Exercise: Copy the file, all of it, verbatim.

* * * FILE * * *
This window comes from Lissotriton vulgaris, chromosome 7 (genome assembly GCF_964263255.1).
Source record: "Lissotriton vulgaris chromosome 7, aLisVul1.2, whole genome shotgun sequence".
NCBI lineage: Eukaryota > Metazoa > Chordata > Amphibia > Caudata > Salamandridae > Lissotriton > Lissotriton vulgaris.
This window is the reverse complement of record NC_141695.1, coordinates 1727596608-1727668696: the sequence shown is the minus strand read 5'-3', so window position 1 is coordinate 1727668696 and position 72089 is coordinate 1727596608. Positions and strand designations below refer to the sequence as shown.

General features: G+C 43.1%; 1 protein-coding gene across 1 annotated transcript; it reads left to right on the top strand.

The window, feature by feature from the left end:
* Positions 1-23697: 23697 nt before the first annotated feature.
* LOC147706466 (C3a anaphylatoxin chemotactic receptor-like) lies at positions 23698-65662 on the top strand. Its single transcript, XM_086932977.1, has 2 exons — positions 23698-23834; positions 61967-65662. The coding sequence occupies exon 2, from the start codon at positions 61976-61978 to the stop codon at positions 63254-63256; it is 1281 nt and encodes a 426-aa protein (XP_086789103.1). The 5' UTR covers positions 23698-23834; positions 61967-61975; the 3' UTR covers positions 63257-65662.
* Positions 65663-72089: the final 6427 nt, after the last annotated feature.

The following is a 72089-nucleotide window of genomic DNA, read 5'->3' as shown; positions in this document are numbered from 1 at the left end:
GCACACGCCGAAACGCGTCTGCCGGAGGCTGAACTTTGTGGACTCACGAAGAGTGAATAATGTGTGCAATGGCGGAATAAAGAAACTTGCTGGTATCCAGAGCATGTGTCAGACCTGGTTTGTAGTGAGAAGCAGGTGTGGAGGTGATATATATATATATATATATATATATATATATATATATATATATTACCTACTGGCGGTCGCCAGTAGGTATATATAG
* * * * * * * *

This window comes from Lissotriton vulgaris, chromosome 7 (genome assembly GCF_964263255.1).
Source record: "Lissotriton vulgaris chromosome 7, aLisVul1.2, whole genome shotgun sequence".
NCBI lineage: Eukaryota > Metazoa > Chordata > Amphibia > Caudata > Salamandridae > Lissotriton > Lissotriton vulgaris.
This window is the reverse complement of record NC_141695.1, coordinates 1727596608-1727668696: the sequence shown is the minus strand read 5'-3', so window position 1 is coordinate 1727668696 and position 72089 is coordinate 1727596608. Positions and strand designations below refer to the sequence as shown.

General features: G+C 43.1%; 1 protein-coding gene across 1 annotated transcript; it reads left to right on the top strand.

The window, feature by feature from the left end:
* Positions 1-23697: 23697 nt before the first annotated feature.
* LOC147706466 (C3a anaphylatoxin chemotactic receptor-like) lies at positions 23698-65662 on the top strand. Its single transcript, XM_086932977.1, has 2 exons — positions 23698-23834; positions 61967-65662. The coding sequence occupies exon 2, from the start codon at positions 61976-61978 to the stop codon at positions 63254-63256; it is 1281 nt and encodes a 426-aa protein (XP_086789103.1). The 5' UTR covers positions 23698-23834; positions 61967-61975; the 3' UTR covers positions 63257-65662.
* Positions 65663-72089: the final 6427 nt, after the last annotated feature.

The following is a 72089-nucleotide window of genomic DNA, read 5'->3' as shown; positions in this document are numbered from 1 at the left end:
GCACACGCCGAAACGCGTCTGCCGGAGGCTGAACTTTGTGGACTCACGAAGAGTGAATAATGTGTGCAATGGCGGAATAAAGAAACTTGCTGGTATCCAGAGCATGTGTCAGACCTGGTTTGTAGTGAGAAGCAGGTGTGGAGGTGATATATATATATATATATATATATATATATATATATATATATATTACCTACTGGCGGTCGCCAGTAGGTATATATAG